Is this the result of the march of mind?—is it the fruit of that universal diffusion of knowledge which we are told is at work throughout the world, but most busily in France?... I shall never understand the mystery, let me meditate upon it as long as I will. No! never shall I understand how a French audience, lively, witty, acute, and prone to seize upon whatever is ridiculous, can thus sit night after night with profound gravity, and the highest apparent satisfaction, to witness the incredible absurdity of such a piece as "Le Monomane."

There is one way, and one way only, in which the success of this drama can be accounted for intelligibly. May it not be, that "les jeunes gens," wanton in their power, have determined in merry mood to mystify their fellow-citizens by passing a favourable judgment upon this tedious performance? 100 And may they not now be enjoying the success of their plot in ecstasies of private laughter, at seeing how meekly the dutiful Parisians go nightly to the Porte St. Martin, and sit in obedient admiration of what it has pleased their youthful tyrants to denominate "a fine drama"?

But I must leave off guessing; for, as the wise man saith, "the finding out of parables is a wearisome labour of the mind."

Some critic, speaking of the new school of French dramatists, says that "they have heaved the ground under the feet of Racine and Corneille." If this indeed be so, the best thing that the lovers of tragedy can do is to sit at home and wait patiently till the earth settles itself again from the shock of so deplorable an earthquake. That it will settle itself again, I have neither doubt nor fear. Nonsense has nothing of immortality in its nature; and when the storm which has scattered all this frothy scum upon us shall have fairly blown over and passed away, then I suspect that Corneille and Racine will still find solid standing-ground on the soil of France;—nay, should they by chance find also that their old niches in the temple of her great men remain vacant, it is likely enough that they may be again invited to take possession of them; and they may keep it too perhaps for a few more hundred years, with very little danger that any greater than they should arrive to take their places.



The Gardens of the Tuileries.—Legitimatist.—Republican—Doctrinaire.—Children.—Dress of the Ladies.—Of the Gentlemen.—Black Hair.—Unrestricted Admission.—Anecdote.

Is there anything in the world that can be fairly said to resemble the Gardens of the Tuileries? I should think not. It is a whole made up of so many strongly-marked and peculiar features, that it is not probable any other place should be found like it. To my fancy, it seems one of the most delightful scenes in the world; and I never enter there, though it is long since the enchantment of novelty made any part of the charm, without a fresh feeling of enjoyment.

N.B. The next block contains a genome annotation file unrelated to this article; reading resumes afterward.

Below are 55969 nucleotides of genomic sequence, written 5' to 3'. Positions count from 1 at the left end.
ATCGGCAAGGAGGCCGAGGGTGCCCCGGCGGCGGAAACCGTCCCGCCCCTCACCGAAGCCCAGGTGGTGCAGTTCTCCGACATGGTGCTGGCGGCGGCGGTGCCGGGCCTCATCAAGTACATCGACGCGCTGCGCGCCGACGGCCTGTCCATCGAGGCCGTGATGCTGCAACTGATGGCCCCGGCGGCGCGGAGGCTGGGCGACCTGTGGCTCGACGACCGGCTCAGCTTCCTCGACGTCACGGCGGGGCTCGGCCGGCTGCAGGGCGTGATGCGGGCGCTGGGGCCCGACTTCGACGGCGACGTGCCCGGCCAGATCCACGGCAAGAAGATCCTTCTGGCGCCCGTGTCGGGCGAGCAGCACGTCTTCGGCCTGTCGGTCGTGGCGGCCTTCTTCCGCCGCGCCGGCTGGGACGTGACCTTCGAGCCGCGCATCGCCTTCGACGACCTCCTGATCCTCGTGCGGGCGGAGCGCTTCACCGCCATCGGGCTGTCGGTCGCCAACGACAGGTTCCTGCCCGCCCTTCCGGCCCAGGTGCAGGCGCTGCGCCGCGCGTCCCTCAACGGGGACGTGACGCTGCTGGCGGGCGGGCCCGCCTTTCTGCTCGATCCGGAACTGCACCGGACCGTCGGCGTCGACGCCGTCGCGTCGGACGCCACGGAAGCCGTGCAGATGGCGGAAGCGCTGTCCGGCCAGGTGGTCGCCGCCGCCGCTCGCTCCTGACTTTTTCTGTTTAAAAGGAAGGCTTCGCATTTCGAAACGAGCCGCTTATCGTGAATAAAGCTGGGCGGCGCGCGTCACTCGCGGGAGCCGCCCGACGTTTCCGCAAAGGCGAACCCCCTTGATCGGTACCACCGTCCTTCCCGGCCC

The locale itself, independent of the moving throng which for ever seems to dwell within it, is greatly to my taste: I love all the detail of its embellishment, and I dearly love the bright and happy aspect of the whole. But on this subject I know there are various opinions: many talk with distaste of the straight lines, the clipped trees, the formal flower-beds, the ugly roofs,—nay, some will even abuse the venerable orange-trees themselves, 102 because they grow in square boxes, and do not wave their boughs in the breeze like so many ragged willow-trees.

But I agree not with any one of these objections; and should think it as reasonable, and in as good taste, to quarrel with Westminster Abbey because it did not look like a Grecian temple, as to find fault with the Gardens of the Tuileries because they are arranged like French pleasure-grounds, and not like an English park. For my own part, I profess that I would not, if I had the power, change even in the least degree a single feature in this pleasant spot: enter it at what hour or at what point I will, it ever seems to receive me with smiles and gladness.

We seldom suffer a day to pass without refreshing our spirits by sitting for a while amidst its shade and its flowers. From the part of the town where we are now dwelling, the gate opposite the Place Vendôme is our nearest entrance; and perhaps from no point does the lively beauty of the whole scene show itself better than from beneath the green roof of the terrace-walk, to which this gate admits us.

To the right, the dark mass of unshorn trees, now rich with the flowers of the horse-chesnut, and growing as boldly and as loftily as the most English-hearted gardener could desire, leads the eye through a very delicious "continuity of shade" to the magnificent gate that opens upon the Place 103 Louis-Quinze. To the left is the widely-spreading façade of the Tuileries Palace, the ungraceful elevation of the pavilion roofs, well nigh forgotten, and quite atoned for by the beauty of the gardens at their feet. Then, just where the shade of the high trees ceases, and the bright blaze of sunshine begins, what multitudes of sweet flowers are seen blushing in its beams! An universal lilac bloom seems at this season to spread itself over the whole space; and every breeze that passes by, comes to us laden with perfume. My daily walk is almost always the same,—I love it so well that I do not like to change it. Following the shady terrace by which we enter to the point where it sinks down to the level of the magnificent esplanade in front of the palace, we turn to the right, and endure the splendid brightness till we reach the noble walk leading from the gateway of the centre pavilion, through flowers, statues, orange-trees, and chesnut-groves, as far as the eye can reach, till it reposes at last upon the lofty arch of the Barrière de l'Etoile.